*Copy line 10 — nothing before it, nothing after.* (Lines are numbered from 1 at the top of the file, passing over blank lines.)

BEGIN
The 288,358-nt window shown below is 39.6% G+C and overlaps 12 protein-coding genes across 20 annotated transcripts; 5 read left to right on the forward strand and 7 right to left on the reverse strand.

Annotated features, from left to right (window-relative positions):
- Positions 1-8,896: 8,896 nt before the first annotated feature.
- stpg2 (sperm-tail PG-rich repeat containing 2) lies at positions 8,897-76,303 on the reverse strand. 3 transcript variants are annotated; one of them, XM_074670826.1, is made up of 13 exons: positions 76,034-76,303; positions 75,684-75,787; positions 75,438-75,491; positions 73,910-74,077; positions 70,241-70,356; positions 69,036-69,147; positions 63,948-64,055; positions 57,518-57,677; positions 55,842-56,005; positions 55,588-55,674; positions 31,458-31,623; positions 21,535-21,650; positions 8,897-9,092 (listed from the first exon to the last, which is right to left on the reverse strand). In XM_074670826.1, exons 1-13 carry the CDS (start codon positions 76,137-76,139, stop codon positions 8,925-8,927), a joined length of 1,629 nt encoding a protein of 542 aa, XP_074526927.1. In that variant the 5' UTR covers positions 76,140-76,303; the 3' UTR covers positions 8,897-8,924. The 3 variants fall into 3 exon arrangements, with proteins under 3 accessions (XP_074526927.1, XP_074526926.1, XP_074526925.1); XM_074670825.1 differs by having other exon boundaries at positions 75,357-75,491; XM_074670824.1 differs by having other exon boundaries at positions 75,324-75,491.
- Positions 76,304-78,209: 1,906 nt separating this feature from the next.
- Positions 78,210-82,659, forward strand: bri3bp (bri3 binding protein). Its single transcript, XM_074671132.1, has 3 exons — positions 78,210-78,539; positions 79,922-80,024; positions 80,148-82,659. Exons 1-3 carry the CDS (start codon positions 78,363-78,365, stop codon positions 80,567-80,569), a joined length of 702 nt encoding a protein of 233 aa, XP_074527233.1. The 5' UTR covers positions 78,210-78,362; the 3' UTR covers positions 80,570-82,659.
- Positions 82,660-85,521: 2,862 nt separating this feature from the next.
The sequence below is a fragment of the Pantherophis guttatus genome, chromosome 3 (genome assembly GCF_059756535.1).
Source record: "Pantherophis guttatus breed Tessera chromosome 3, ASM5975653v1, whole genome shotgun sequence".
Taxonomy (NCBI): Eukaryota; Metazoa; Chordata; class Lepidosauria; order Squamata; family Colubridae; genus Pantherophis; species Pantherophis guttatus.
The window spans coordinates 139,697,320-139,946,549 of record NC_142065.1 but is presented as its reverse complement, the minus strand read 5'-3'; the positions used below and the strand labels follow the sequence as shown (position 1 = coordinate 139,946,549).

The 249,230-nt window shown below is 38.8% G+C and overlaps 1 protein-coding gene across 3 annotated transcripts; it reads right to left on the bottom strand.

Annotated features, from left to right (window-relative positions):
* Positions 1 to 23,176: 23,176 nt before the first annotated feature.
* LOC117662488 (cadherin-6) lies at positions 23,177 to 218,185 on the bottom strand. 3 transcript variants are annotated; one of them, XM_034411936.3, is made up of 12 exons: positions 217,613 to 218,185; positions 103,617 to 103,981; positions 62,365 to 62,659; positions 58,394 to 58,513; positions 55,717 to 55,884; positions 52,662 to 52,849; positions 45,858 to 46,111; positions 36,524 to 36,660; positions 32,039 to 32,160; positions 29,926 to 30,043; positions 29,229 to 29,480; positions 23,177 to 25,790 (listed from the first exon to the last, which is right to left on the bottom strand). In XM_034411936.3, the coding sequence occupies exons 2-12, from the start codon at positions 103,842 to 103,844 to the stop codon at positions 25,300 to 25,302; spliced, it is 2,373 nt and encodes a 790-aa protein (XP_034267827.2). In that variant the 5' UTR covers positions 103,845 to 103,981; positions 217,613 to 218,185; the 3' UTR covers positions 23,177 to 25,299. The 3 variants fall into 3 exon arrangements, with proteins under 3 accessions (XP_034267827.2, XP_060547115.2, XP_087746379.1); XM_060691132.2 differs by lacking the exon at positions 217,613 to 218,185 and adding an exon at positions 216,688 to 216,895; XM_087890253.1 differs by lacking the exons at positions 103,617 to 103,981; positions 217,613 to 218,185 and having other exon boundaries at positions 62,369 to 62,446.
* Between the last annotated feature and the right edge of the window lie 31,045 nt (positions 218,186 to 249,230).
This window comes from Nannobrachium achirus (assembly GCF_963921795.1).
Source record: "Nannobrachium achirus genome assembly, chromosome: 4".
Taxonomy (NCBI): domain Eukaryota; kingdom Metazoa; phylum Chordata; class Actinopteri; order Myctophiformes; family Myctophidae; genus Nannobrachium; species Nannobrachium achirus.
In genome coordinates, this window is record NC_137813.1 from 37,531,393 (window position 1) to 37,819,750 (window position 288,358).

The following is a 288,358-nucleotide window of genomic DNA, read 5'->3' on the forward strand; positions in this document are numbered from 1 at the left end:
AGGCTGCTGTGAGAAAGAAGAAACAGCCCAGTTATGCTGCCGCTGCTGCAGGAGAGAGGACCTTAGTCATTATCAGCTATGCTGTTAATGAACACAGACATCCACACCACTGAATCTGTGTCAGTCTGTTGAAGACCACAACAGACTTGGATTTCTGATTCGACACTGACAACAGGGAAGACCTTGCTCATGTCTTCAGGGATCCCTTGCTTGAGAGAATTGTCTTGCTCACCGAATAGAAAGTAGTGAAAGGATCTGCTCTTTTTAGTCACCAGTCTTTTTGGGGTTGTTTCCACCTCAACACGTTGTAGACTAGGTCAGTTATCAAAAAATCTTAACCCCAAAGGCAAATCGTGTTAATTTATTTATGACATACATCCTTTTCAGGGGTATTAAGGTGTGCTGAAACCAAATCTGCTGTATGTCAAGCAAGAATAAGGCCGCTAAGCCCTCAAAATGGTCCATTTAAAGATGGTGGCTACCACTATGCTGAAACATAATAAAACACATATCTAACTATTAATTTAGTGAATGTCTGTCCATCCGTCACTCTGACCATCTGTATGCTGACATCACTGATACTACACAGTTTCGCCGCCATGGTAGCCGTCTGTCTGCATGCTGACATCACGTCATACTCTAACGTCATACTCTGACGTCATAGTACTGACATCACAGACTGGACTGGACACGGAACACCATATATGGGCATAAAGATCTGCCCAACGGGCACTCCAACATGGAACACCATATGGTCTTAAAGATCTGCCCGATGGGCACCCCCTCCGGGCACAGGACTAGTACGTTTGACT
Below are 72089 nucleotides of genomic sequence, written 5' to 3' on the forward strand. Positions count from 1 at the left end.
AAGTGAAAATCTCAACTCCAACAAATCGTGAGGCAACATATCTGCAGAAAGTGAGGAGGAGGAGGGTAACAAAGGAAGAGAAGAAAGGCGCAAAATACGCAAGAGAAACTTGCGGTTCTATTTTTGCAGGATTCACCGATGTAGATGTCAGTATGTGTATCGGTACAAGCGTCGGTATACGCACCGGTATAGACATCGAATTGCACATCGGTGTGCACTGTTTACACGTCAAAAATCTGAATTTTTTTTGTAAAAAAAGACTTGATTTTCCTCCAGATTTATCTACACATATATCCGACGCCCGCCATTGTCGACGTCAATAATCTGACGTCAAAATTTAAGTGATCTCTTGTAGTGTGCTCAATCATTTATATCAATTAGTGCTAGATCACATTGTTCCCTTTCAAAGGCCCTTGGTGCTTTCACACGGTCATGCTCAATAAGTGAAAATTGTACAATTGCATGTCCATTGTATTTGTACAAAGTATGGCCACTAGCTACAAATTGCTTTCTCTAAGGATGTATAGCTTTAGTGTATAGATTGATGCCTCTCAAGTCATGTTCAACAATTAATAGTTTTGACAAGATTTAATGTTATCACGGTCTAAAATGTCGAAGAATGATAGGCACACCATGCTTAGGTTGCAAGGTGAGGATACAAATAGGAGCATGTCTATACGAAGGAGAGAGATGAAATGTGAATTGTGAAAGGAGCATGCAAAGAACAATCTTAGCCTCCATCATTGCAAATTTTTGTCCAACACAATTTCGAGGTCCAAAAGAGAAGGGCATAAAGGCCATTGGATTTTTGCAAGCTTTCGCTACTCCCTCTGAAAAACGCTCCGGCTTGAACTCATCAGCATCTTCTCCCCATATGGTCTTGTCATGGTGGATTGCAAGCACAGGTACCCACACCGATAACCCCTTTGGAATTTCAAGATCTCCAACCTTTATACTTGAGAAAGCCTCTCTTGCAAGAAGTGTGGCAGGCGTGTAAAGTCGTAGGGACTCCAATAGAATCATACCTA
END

Taxonomy (NCBI): Eukaryota; Metazoa; Chordata; class Lepidosauria; order Squamata; family Colubridae; genus Pantherophis; species Pantherophis guttatus.